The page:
I terminated all the processes and tried running MyApp. No crash at this time. The system was functioning correctly. The battle has been won, but I had a long way to go before declaring the war over. I have identified the culprit, but determining what was initiating the creation of all the iexplore.exe processes would turn out to be a larger challenge. Before terminating the processes I have noticed that the root iexplore.exe process did not have a parent and it was running under NetworkService credentials. The w3wp.exe (IIS worker process) process was configured to execute under NetworkService credentials and recycle every 20 min or when idle. It led me to believe that it was responsible for creation of iexplore.exe processes and eventually getting terminated, leaving orphan iexplore.exe processes running. I continued monitoring the system which allowed me to prove the theory of w3wp.exe spawning iexplore.exe processes at irregular intervals.
There was nothing suspicious in the even logs. The system was behaving correctly. Could it be that antivirus software or some other scheduled tasks were responsible for creating processes? The fact that processes were spawned at irregular intervals ruled out that possibility. In the meantime, as a temporary workaround, I implemented a script that would kill all iexplore.exe processes every 30 min. This has “bought” me some time. I started believing that the issue was in one of Microsoft’s applications or .NET framework. Therefore, I asked Microsoft to help troubleshoot. The support engineer asked me to install DebugDiag and configure it to generate a process dump when w3wp.exe process would spawn another process. Before I could do that, I had to install symbols on the server since they couldn’t be downloaded off the internet due to lack of the internet connectivity on the server. Once the symbols were installed and DebugDiag configured, it was time to be patient and wait for iexplore.exe process to get created. I started up MyApp and tried to mimic a typical user’s interactions hoping to create iexplore.exe process. Several minutes later, I stumbled upon an operation that launched IE browser window opening a website. I looked at process explorer and noticed two instances of iexplore.exe running. The first one was the child of w3wp.exe and the second one was the root process with no children.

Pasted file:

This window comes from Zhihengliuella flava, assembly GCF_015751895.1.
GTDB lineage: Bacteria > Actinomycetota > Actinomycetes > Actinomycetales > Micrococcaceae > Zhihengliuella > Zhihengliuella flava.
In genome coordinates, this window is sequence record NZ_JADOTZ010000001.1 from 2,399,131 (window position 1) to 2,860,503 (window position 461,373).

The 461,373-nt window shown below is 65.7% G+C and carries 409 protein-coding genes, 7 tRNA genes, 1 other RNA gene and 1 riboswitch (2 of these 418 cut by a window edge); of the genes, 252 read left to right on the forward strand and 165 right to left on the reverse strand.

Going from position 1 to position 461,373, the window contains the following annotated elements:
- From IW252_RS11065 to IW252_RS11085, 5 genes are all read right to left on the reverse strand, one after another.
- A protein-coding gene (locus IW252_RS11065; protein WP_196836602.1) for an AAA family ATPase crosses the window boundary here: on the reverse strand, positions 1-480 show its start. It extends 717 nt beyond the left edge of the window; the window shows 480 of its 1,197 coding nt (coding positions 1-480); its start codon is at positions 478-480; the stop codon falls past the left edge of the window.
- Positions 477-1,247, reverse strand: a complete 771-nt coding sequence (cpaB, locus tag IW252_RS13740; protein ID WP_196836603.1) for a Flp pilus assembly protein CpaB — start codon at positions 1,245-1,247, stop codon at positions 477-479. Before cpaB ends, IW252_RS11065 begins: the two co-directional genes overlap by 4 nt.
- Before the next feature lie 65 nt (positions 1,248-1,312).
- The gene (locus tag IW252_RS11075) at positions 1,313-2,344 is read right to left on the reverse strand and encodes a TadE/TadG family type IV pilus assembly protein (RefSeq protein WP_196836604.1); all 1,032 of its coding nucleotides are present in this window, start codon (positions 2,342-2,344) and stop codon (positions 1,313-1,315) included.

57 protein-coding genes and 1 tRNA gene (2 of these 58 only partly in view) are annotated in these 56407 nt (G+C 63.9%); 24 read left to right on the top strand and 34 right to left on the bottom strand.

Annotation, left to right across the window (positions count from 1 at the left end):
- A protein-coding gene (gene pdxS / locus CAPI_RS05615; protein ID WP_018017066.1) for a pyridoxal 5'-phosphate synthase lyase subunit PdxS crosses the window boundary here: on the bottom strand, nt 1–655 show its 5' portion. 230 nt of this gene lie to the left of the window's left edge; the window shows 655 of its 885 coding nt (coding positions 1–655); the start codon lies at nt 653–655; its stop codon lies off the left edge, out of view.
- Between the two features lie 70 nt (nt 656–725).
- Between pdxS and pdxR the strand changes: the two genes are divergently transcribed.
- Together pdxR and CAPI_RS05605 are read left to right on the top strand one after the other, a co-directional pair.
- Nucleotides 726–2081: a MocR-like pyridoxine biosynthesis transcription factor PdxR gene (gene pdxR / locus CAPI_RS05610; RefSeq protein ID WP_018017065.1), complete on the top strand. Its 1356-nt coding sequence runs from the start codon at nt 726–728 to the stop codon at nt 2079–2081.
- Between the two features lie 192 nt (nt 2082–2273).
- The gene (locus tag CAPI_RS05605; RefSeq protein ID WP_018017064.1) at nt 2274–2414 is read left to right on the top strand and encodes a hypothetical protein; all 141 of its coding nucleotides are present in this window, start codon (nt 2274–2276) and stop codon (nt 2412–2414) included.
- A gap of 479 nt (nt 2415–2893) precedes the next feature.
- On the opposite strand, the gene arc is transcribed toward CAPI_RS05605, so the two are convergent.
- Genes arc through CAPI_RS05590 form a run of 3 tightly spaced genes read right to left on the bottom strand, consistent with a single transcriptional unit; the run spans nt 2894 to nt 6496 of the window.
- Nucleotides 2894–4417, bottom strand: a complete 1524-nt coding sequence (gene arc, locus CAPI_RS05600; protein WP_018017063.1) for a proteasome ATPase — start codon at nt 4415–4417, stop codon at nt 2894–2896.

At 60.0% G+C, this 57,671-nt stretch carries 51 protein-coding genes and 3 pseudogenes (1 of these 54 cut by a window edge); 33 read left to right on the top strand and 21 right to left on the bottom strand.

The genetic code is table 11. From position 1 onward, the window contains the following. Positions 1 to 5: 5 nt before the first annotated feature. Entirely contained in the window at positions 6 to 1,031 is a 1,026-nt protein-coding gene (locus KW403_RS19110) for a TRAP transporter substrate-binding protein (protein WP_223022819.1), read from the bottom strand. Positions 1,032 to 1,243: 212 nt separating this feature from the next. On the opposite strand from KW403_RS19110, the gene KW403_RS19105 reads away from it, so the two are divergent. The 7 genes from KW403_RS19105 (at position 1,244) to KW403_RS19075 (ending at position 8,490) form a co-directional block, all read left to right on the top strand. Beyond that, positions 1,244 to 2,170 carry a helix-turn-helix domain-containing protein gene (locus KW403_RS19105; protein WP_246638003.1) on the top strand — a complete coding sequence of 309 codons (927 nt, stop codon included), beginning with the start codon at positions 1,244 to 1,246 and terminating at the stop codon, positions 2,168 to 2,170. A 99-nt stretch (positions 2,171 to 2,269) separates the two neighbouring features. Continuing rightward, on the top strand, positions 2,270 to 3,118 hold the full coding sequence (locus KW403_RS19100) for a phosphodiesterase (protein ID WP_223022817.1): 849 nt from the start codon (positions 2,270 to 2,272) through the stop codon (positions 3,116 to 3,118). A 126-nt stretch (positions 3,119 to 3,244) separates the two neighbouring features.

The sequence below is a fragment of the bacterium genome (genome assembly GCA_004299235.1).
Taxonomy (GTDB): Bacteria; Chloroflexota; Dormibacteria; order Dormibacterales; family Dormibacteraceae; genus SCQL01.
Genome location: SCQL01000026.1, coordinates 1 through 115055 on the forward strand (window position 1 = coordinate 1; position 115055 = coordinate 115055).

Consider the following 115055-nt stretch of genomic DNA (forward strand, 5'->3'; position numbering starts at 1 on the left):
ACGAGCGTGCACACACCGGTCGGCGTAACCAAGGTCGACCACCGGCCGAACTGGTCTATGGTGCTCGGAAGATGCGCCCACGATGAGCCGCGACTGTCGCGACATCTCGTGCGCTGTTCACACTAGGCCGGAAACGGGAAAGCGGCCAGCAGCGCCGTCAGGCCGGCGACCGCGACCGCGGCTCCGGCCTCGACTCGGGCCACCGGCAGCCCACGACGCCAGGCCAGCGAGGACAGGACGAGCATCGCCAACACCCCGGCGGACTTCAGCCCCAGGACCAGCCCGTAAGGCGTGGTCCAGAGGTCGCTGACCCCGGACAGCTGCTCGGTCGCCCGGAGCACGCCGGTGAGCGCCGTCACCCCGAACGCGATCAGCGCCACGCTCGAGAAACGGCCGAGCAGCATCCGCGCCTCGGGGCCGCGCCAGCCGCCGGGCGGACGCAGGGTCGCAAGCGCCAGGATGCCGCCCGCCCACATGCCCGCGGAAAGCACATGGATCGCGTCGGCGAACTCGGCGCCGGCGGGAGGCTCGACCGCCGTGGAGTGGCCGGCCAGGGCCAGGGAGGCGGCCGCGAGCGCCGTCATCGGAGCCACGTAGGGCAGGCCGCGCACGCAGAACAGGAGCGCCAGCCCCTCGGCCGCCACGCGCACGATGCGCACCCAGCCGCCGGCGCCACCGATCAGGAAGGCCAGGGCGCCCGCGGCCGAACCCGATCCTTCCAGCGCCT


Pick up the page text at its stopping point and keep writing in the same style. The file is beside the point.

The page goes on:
I closed the IE window which terminated the root iexplore.exe. The other instance continued running even though there was no IE window present. I repeated the entire procedure again and confirmed that MyApp was responsible for creation of iexplore.exe processes that eventually would lead to MyApp malfunction. Another battle won, and I was starting to smell a victory in the air. It was time to shift focus to the MyApp code. I identified the method in the web form code behind responsible for launching the browser. It was launching the URL by creating a process on the server:
The next line was also launching the URL, but this time it was on the client side using the script:
Server/client side misunderstanding
The misunderstanding of server/client code execution produced the bug that was present in MyApp for almost two years. In my opinion, the developer was running Windows XP whose IIS process (asp_net.exe) as well as all other user processes execute in session 0 which is an interactive session. On the development machine creating a process by calling
would launch the browser window. It would appear that the code was functioning correctly. However, that would not be the case on the server. The server IIS process, w3wp.exe, executes in session 0, whereas user processes execute in subsequent sessions starting from session 1. Therefore the Process.Start method would create the process in session 0 which is not an interactive session. No UI window would be displayed. In order to compensate for that, the client side code was added which launches the browser in user session. The result was operation which was creating one process on the server and one process on the client.
The road to victory over the issue was interesting and time consuming. Even though the application worked as expected, at least for a while, the code contained a ticking “time bomb” which was hidden for 2 years.
A functioning code is not necessarily the correct code. Understanding the technology and adhering to proactive SDL practices such as code reviews and static code analysis produces correct code.